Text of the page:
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Concerns

What type of DM do you have?

Is your DM under control?

What types of medications do you take?

How often do you experience hypoglycemic or hyperglycemic episodes, and when was your last episode?

Do you have any cardiovascular or kidney-related complications?

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What type of diabetes do you have?

There are two main types of diabetes mellitus (DM) type 1 (formerly known as insulin dependent or juvenile diabetes) and type 2 (formerly known as non-insulin dependent diabetes).

Type 1 diabetics need insulin for survival. Type 2 diabetics use insulin for glycemic control.

Other types of diabetes include gestational diabetes, which may disappear after the birth of the child but also may be a sign of susceptibility to develop diabetes later in life.

Is your diabetes under control?

Uncontrolled DM is associated with vascular complications that may also include cardiovascular disease, renal disease, and neuropathies.

Poorly controlled DM may also be associated with increased susceptibility to bacterial infections and poor healing.

Long-term glycemic control can be determined with an A1C assay (also known as the glycated hemoglobin A1C assay). Patients with A1C levels <5.7% are considered well controlled.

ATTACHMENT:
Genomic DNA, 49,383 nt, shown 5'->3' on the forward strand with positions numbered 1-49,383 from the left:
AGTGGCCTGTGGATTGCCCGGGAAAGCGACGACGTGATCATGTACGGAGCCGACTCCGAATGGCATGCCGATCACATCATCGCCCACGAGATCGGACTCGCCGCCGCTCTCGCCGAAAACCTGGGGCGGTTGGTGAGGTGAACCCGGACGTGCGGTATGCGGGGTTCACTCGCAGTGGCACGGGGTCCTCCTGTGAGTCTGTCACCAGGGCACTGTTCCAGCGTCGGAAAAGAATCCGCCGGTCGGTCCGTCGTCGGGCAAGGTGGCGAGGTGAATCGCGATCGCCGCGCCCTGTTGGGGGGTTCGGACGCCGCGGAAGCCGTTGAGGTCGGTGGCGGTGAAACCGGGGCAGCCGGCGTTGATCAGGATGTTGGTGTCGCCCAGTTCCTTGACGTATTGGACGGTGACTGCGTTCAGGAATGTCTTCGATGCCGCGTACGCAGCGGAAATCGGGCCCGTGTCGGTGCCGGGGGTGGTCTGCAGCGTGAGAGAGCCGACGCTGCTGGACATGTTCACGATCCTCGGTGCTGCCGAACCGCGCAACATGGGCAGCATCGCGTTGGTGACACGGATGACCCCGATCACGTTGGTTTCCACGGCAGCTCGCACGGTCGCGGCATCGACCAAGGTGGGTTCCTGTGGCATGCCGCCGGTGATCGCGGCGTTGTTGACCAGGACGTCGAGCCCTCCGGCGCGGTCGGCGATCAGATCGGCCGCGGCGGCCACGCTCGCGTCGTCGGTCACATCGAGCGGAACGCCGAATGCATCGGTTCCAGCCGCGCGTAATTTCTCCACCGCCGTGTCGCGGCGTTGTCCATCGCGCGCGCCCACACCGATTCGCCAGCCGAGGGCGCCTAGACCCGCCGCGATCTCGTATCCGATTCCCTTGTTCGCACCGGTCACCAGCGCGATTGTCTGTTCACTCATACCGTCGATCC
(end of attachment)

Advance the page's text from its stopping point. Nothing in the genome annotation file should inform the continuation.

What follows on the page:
For additional information, see glucose testing and interpretation.

What types of medications do you take?

Insulin is usually self-injected by patients. It is available in different formulations with different times of onset, peaks of activity, and durations.

There are several oral and other non-insulin hypoglycemic agents and formulations that sometimes may be given with insulin.

Glucocorticosteroids may cause hyperglycemia and should be avoided. Aspirin and aspirin-containing products may enhance the hypoglycemic effect of sulfonylureas.

How often do you experience hypoglycemic or hyperglycemic episodes, and when was your last episode?

Poor glycemic control may result in a state of hypoglycemia or hyperglycemia.

Hypoglycemic patients are at an increased risk of intolerance of dental procedures and may even exhibit hypoglycemic signs and symptoms.

Frequent episodes of hypoglycemia may result in “hypoglycemic unawareness” where patients may not exhibit any of the classic signs and symptoms of hypoglycemia.

An extended period of hyperglycemia will make the patient more susceptible to bacterial infections and oral candidiasis and more likely to exhibit poor wound healing and possibly experience intraoral burning and oral dryness.

Do you have any cardiovascular or kidney-related complications?

Diabetes has been associated with severe complications. These are related to damage of the micro- and macrovascular system and nerves. Compared to nondiabetics, diabetics have a higher prevalence and incidence of visual impairment, blindness, renal failure, stroke, cardiovascular disease, hypertension, nerve damage, and amputations.

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